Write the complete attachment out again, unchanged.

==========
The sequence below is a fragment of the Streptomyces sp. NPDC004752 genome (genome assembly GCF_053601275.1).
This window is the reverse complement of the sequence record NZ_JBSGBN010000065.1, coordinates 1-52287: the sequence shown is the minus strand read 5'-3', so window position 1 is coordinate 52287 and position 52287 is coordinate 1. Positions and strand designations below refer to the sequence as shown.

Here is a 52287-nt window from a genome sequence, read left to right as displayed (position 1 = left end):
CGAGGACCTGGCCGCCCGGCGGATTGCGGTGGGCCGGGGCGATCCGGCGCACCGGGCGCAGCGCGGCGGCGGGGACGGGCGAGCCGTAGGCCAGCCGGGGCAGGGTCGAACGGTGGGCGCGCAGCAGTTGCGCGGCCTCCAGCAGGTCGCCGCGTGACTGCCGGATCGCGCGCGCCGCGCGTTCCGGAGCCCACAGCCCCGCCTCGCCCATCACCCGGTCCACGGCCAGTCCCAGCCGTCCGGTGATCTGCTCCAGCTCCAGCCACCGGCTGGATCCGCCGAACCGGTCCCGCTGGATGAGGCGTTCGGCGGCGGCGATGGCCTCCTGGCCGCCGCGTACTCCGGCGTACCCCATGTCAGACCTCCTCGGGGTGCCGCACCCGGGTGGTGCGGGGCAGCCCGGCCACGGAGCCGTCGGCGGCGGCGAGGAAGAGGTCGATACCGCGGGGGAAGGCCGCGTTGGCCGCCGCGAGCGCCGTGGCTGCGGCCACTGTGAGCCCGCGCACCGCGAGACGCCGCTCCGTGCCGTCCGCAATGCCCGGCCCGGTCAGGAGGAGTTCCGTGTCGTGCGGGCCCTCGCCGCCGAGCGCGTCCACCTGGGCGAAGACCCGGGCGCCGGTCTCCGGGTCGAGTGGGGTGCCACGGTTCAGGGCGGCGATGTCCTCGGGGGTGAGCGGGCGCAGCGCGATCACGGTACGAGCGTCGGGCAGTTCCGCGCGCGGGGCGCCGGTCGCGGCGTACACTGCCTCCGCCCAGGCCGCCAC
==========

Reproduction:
The sequence below is a fragment of the Streptomyces sp. NPDC004752 genome (genome assembly GCF_053601275.1).
This window is the reverse complement of the sequence record NZ_JBSGBN010000065.1, coordinates 1-52287: the sequence shown is the minus strand read 5'-3', so window position 1 is coordinate 52287 and position 52287 is coordinate 1. Positions and strand designations below refer to the sequence as shown.

Here is a 52287-nt window from a genome sequence, read left to right as displayed (position 1 = left end):
CGAGGACCTGGCCGCCCGGCGGATTGCGGTGGGCCGGGGCGATCCGGCGCACCGGGCGCAGCGCGGCGGCGGGGACGGGCGAGCCGTAGGCCAGCCGGGGCAGGGTCGAACGGTGGGCGCGCAGCAGTTGCGCGGCCTCCAGCAGGTCGCCGCGTGACTGCCGGATCGCGCGCGCCGCGCGTTCCGGAGCCCACAGCCCCGCCTCGCCCATCACCCGGTCCACGGCCAGTCCCAGCCGTCCGGTGATCTGCTCCAGCTCCAGCCACCGGCTGGATCCGCCGAACCGGTCCCGCTGGATGAGGCGTTCGGCGGCGGCGATGGCCTCCTGGCCGCCGCGTACTCCGGCGTACCCCATGTCAGACCTCCTCGGGGTGCCGCACCCGGGTGGTGCGGGGCAGCCCGGCCACGGAGCCGTCGGCGGCGGCGAGGAAGAGGTCGATACCGCGGGGGAAGGCCGCGTTGGCCGCCGCGAGCGCCGTGGCTGCGGCCACTGTGAGCCCGCGCACCGCGAGACGCCGCTCCGTGCCGTCCGCAATGCCCGGCCCGGTCAGGAGGAGTTCCGTGTCGTGCGGGCCCTCGCCGCCGAGCGCGTCCACCTGGGCGAAGACCCGGGCGCCGGTCTCCGGGTCGAGTGGGGTGCCACGGTTCAGGGCGGCGATGTCCTCGGGGGTGAGCGGGCGCAGCGCGATCACGGTACGAGCGTCGGGCAGTTCCGCGCGCGGGGCGCCGGTCGCGGCGTACACTGCCTCCGCCCAGGCCGCCAC